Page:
In praise of the bandana

Posted by Jim Wrinn
on Monday, March 4, 2019

At lunchtime I read a wonderful essay in Saturday’s Wall Street Journal (yes, I’m days behind in my reading) called “In Praise of the Ever-Practical Handkerchief,” by Rutgers law professor Stuart Green.

I can relate to this for two reasons: First, my late father was a handkerchief guy. I never knew a day when he didn’t carry a carefully folded white hanky in his pocket, except for days when he was mowing the lawn, working in the garden, or clearing our fence row. Second, for probably better than 20 years now, I’ve had my own adaptation of this: I carry a red bandana with me everywhere I go.

I started doing this partly out of my admiration for railroaders, partly due to dad’s ever present hankies, and partly because my late mother kept a bandana on her person quite often. Why she did that, I do not know. But I still have and cherish the one she gave me.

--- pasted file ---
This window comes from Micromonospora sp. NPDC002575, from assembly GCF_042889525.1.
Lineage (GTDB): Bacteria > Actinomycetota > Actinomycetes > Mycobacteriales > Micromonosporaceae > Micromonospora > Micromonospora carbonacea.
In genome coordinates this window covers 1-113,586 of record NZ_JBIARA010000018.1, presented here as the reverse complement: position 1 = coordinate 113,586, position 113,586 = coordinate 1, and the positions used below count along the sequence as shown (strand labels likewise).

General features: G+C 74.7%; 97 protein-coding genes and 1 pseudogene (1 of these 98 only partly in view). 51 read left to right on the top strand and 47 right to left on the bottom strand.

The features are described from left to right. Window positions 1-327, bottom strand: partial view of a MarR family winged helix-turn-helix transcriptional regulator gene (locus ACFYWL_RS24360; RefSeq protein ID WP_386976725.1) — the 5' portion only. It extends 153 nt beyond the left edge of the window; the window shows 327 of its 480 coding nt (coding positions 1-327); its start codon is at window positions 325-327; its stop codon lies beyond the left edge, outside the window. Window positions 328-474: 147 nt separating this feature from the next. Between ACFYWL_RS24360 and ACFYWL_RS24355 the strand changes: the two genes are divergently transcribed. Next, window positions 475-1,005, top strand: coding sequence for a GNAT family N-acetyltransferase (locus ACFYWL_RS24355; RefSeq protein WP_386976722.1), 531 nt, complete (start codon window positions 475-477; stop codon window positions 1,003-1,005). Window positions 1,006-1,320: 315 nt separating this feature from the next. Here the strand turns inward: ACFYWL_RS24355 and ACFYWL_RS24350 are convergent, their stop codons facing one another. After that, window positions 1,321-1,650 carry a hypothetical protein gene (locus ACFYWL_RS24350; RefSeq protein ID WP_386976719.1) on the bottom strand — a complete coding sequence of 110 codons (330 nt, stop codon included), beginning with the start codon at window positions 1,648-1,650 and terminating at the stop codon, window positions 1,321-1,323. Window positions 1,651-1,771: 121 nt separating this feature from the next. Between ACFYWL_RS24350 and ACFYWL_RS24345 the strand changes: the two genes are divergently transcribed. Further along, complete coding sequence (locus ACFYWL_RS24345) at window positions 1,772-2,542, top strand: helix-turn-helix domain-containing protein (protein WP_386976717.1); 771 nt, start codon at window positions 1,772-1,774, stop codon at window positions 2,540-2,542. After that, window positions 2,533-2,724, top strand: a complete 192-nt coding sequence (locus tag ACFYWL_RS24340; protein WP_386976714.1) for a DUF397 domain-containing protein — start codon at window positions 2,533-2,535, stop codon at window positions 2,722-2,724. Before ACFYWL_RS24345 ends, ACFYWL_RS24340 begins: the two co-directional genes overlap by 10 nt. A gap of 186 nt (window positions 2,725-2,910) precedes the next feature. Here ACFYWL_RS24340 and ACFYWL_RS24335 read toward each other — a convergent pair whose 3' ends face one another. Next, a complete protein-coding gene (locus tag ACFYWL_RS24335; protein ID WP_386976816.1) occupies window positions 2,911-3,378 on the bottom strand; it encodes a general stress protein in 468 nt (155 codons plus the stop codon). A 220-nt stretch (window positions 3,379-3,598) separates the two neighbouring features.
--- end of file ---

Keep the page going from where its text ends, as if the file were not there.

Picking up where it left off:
Like essay writer Green and his handkerchiefs, I see bandanas as multi-use tools: Seat cover, instant hat, tourniquet, nose wipe, wet stadium seat drying towel. You name it. I once started a list of practical uses for a bandana. If you can imagine it, you can do it with a bandana.

I generally stick to red bandanas. They’re traditional, but the dresser drawer where I keep my stock has included solitary examples of safety orange and Carolina blue. The one pictured above was with me today; it bears the imprint of being stuffed into my left pants pocket next to my cell phone.

Almost 25 years ago, I was in a store in artsy New Hope, Pa. After paying respects to New Hope & Ivy land’s former Cliffside 2-8-0 No. 40, I stumbled into the business and locked my gaze on a silk necktie in bandana print. I’d never seen one before or since. You know where that one resides today.   




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